3 ways to build a more equitable industry with purpose-driven marketing

LaToya Christian / October 2020

LaToya Christian, managing partner, strategy and analytics at GroupM, shares how purpose-driven marketers can change the industry for the better.

As brands and marketers speak to customers navigating the fight for racial equity, one thing has become clear. Our ability to comprehend the need for change in this moment — and how we act on it — has the power to build a more equitable and purpose-driven industry.

Right now, we must move beyond empathetic ads, posts, and statements toward real action that can be measured and felt. Here are three ways we can build on the increasing call for brands to affect real change within communities.

3 ways to build a more equitable industry with purpose-driven marketing

Commit to purpose and social good 

Today, only 7% of Fortune 500 CEOs believe their companies should “mainly focus on making profits and not be concerned with social impact goals.” Brands must have a clear purpose that also moves the needle on social good, especially in our current climate of elevated consumer consciousness.

Brands must have a clear purpose that also moves the needle on social good

According to Forrester, nearly 70% of U.S. consumers say that a company’s social responsibility reputation influences their purchasing decisions, and 41% want to buy from a company associated with social, environmental, and political ideals. This becomes increasingly true for millennials and Gen Z, with 74% wanting companies to take a stand on issues that are important to them.

As a result, it’s important to make sure your company’s purpose is constantly reevaluated to account for evolving social and consumer dynamics. At GroupM, we continue to reexamine, reflect upon, and strengthen how our purpose of “making advertising work better for people” shows up in how we hire, work, and invest for our clients. A strong purpose should be actionable and add value, not only during good times but also in moments of difficulty and crisis.

Statements are not enough. For example, if your company advocated for Black Lives Matter and pledged to support the Black community, get clear on how you’ll drive ongoing social progress. Find innovative ways to intersect corporate and brand initiatives with the needs of the community to help foster connection and close existing inequality gaps.

Marketers and brands should prioritise authenticity

Now, more than ever, authenticity is vital for brands. Marketers looking to build a bridge with underrepresented audiences will need to be intentional, lead with relevant insights, and, most importantly, be consistent. Short-term tactics won’t win share of wallet. This becomes increasingly true when engaging with Black audiences.

Having representation in every facet of the marketing process is nonnegotiable

Black adults in the U.S. are 42% more likely than white adults to say they never see themselves represented in advertising. Building equity with a segment that has been left out of brand narratives, while the marketplace thrives off their ingenuity and purchasing power, will be hard yet necessary work.

To show up authentically, brands will not only require reliable data insights, but the ability to interpret cultural nuances that dimensionalise Black people beyond a single narrative. This reinforces why having representation in every facet of the marketing process is nonnegotiable.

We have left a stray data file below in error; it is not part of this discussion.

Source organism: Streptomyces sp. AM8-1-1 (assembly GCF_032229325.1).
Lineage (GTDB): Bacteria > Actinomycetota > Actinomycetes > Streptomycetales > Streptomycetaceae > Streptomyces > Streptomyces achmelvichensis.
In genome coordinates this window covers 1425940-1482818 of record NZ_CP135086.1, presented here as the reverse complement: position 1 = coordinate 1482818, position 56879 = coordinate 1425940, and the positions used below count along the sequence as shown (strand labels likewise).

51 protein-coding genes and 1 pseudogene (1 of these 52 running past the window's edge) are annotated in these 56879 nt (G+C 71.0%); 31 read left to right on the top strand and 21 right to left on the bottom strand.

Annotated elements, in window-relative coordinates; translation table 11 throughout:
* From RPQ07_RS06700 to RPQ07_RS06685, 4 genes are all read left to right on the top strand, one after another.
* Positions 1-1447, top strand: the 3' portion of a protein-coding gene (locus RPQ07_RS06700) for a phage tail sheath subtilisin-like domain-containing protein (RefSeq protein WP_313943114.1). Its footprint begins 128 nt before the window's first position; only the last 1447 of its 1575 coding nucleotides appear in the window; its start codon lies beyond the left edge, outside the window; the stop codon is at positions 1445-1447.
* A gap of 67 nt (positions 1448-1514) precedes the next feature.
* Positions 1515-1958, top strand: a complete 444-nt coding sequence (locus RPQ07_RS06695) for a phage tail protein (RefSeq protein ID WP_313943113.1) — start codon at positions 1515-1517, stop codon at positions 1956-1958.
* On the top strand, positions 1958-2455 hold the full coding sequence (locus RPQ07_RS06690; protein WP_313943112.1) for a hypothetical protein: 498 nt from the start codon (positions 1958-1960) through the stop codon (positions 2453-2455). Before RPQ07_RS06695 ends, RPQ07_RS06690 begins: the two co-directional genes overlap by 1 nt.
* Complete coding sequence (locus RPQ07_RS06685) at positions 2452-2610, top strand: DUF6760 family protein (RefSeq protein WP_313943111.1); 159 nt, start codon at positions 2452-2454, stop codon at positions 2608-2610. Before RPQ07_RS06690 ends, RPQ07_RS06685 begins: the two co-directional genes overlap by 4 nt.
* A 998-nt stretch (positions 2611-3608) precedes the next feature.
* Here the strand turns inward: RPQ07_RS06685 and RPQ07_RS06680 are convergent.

At GroupM, we launched the Multicultural Marketplace with this in mind. It’s a dedicated and verified list of Black and Hispanic owned or focused publishers that create, curate, and distribute content specifically for these audiences. Investing in these partners is key to diversity health within the media environment and critical to driving reach and relevance, and we’re working to adapt and scale this marketplace globally.

Create collective accountability

Consumers expect the makeup of our global industry to accurately reflect the world in which we live. Specifically in the U.S., 66% of adults want the companies they buy from to have diverse leadership teams

It’s imperative that companies examine and amend existing policies and practices that foster inequality. Undoubtedly, leadership should set the example; however, there is power in collective accountability. Put clear, measurable, and timely goals in place across your organisation, within individual teams, and with partners and third parties. Implement frequent reporting as a requirement for doing business. It’s time to tear down the bias structures that have kept underrepresented groups from flourishing in the industry.

To begin breaking barriers at Group M, we’ve eliminated the need for a college degree for many roles, and invested in multicultural and local news organisations across 31 countries through our global Local News Inclusion List. We also created the GroupM Externship program, providing media career training to frequently overlooked and underserved communities, which has led to job placement across the agency network. The responsibility lies with all of us to take positive actions toward a more sustainable and equitable business.

In the future, I envision an advertising industry that has evolved as a force for good in the world. For this to take shape, we must be relentless and unwavering in holding one another accountable, and live up to the promise of this moment. 

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